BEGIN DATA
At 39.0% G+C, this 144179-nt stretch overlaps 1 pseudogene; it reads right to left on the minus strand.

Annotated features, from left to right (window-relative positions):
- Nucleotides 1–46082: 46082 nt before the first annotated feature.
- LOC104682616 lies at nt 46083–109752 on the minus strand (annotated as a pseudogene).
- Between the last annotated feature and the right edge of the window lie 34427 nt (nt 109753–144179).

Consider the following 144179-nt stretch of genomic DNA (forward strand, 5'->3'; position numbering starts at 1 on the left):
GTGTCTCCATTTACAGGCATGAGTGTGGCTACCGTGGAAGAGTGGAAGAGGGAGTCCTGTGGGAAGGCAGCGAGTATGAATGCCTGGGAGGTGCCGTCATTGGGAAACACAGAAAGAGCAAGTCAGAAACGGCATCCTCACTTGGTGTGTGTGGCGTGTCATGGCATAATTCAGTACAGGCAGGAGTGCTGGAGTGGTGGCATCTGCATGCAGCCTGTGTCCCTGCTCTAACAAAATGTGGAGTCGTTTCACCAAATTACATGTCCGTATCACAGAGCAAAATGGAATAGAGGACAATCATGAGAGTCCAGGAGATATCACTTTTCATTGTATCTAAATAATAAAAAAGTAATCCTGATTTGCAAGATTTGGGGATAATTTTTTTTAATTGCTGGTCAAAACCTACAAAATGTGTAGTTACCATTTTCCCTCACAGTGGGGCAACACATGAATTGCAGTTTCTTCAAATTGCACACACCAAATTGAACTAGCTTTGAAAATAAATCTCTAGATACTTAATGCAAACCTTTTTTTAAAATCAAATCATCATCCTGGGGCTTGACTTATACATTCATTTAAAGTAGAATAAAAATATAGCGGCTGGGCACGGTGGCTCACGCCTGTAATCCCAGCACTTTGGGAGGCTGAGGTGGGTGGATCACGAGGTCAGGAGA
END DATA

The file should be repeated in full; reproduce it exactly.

At 39.0% G+C, this 144179-nt stretch overlaps 1 pseudogene; it reads right to left on the minus strand.

Annotated features, from left to right (window-relative positions):
- Nucleotides 1–46082: 46082 nt before the first annotated feature.
- LOC104682616 lies at nt 46083–109752 on the minus strand (annotated as a pseudogene).
- Between the last annotated feature and the right edge of the window lie 34427 nt (nt 109753–144179).

Consider the following 144179-nt stretch of genomic DNA (forward strand, 5'->3'; position numbering starts at 1 on the left):
GTGTCTCCATTTACAGGCATGAGTGTGGCTACCGTGGAAGAGTGGAAGAGGGAGTCCTGTGGGAAGGCAGCGAGTATGAATGCCTGGGAGGTGCCGTCATTGGGAAACACAGAAAGAGCAAGTCAGAAACGGCATCCTCACTTGGTGTGTGTGGCGTGTCATGGCATAATTCAGTACAGGCAGGAGTGCTGGAGTGGTGGCATCTGCATGCAGCCTGTGTCCCTGCTCTAACAAAATGTGGAGTCGTTTCACCAAATTACATGTCCGTATCACAGAGCAAAATGGAATAGAGGACAATCATGAGAGTCCAGGAGATATCACTTTTCATTGTATCTAAATAATAAAAAAGTAATCCTGATTTGCAAGATTTGGGGATAATTTTTTTTAATTGCTGGTCAAAACCTACAAAATGTGTAGTTACCATTTTCCCTCACAGTGGGGCAACACATGAATTGCAGTTTCTTCAAATTGCACACACCAAATTGAACTAGCTTTGAAAATAAATCTCTAGATACTTAATGCAAACCTTTTTTTAAAATCAAATCATCATCCTGGGGCTTGACTTATACATTCATTTAAAGTAGAATAAAAATATAGCGGCTGGGCACGGTGGCTCACGCCTGTAATCCCAGCACTTTGGGAGGCTGAGGTGGGTGGATCACGAGGTCAGGAGA